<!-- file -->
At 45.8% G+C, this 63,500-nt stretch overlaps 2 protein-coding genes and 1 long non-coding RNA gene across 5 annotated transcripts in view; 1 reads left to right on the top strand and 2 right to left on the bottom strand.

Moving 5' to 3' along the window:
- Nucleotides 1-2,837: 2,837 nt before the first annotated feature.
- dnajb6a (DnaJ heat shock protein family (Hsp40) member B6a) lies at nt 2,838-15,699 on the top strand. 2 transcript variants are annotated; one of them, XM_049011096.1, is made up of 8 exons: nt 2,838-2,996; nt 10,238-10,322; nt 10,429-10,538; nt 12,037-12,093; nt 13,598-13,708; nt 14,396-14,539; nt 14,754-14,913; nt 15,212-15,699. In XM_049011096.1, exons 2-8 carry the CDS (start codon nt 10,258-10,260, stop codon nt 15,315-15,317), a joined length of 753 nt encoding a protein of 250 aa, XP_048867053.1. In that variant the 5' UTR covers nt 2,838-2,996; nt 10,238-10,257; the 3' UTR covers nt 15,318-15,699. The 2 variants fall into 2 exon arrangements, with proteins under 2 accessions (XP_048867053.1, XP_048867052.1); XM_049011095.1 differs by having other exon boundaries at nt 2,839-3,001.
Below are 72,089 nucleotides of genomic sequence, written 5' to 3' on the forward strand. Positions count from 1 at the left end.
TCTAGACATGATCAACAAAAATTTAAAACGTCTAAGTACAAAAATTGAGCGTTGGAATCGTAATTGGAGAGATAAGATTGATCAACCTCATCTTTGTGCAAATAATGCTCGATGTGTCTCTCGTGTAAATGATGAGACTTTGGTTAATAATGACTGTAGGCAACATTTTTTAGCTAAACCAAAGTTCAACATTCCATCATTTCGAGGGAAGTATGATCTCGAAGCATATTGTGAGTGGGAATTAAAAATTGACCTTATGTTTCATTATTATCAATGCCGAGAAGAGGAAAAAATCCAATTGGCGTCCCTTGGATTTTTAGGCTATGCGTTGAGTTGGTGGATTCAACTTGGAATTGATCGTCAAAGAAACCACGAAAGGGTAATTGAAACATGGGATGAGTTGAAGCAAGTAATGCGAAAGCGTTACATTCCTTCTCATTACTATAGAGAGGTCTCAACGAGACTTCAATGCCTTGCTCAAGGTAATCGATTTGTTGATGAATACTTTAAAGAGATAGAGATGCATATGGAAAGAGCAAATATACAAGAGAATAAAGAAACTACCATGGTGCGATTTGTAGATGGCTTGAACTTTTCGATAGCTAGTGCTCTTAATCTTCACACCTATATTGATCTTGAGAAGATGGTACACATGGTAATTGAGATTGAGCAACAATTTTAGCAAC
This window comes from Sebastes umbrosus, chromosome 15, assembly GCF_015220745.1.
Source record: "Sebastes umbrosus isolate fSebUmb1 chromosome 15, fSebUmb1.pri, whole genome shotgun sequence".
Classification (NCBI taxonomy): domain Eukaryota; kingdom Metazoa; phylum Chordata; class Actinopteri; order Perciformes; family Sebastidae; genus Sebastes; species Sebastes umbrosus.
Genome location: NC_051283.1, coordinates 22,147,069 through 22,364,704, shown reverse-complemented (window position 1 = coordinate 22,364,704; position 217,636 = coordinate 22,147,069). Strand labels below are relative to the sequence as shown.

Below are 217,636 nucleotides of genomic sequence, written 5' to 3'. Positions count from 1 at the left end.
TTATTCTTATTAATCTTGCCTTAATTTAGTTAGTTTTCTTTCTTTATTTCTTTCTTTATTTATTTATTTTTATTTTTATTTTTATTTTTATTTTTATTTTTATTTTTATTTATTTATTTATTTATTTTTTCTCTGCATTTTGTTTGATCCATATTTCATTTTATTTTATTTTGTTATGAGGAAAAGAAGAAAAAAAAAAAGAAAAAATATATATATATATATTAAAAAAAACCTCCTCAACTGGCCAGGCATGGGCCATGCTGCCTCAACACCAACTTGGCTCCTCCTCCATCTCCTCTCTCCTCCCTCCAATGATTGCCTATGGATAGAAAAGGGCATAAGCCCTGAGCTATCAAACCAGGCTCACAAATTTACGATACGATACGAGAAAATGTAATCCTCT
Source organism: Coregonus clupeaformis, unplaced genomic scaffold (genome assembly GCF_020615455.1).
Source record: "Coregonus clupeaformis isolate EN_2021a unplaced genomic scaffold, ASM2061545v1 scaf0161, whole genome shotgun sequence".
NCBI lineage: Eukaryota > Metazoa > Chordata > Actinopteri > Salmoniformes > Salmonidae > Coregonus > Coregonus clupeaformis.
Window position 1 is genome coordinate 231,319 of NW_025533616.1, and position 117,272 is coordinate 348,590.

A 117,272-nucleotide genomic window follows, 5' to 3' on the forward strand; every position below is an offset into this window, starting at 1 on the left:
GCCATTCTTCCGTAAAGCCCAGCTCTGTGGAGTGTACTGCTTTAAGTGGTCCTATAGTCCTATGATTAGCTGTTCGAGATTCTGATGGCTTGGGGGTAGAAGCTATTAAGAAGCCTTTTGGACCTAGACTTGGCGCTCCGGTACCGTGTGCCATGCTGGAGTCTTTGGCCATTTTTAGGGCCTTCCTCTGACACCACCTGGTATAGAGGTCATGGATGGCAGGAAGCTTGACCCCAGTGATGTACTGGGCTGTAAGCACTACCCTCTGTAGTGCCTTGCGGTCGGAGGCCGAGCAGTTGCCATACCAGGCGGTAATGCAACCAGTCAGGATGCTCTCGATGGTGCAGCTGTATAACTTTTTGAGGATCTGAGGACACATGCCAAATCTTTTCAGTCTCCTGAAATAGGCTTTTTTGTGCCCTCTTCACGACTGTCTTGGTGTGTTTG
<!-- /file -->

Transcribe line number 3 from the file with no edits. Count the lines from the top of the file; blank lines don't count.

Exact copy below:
- Nucleotides 1-2,837: 2,837 nt before the first annotated feature.